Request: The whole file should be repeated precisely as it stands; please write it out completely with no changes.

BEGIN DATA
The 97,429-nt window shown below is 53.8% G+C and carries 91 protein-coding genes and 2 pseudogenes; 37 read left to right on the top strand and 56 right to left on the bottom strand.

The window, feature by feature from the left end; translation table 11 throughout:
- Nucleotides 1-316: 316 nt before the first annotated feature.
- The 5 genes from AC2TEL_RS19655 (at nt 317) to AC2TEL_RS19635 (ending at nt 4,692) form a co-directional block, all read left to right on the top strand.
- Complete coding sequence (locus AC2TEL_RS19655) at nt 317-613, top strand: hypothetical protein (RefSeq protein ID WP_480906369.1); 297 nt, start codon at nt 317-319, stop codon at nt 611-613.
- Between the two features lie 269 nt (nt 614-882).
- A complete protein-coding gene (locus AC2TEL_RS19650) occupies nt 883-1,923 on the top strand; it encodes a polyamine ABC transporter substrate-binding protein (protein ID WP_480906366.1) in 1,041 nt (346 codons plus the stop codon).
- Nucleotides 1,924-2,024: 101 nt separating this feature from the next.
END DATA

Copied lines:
The 97,429-nt window shown below is 53.8% G+C and carries 91 protein-coding genes and 2 pseudogenes; 37 read left to right on the top strand and 56 right to left on the bottom strand.

The window, feature by feature from the left end; translation table 11 throughout:
- Nucleotides 1-316: 316 nt before the first annotated feature.
- The 5 genes from AC2TEL_RS19655 (at nt 317) to AC2TEL_RS19635 (ending at nt 4,692) form a co-directional block, all read left to right on the top strand.
- Complete coding sequence (locus AC2TEL_RS19655) at nt 317-613, top strand: hypothetical protein (RefSeq protein ID WP_480906369.1); 297 nt, start codon at nt 317-319, stop codon at nt 611-613.
- Between the two features lie 269 nt (nt 614-882).
- A complete protein-coding gene (locus AC2TEL_RS19650) occupies nt 883-1,923 on the top strand; it encodes a polyamine ABC transporter substrate-binding protein (protein ID WP_480906366.1) in 1,041 nt (346 codons plus the stop codon).
- Nucleotides 1,924-2,024: 101 nt separating this feature from the next.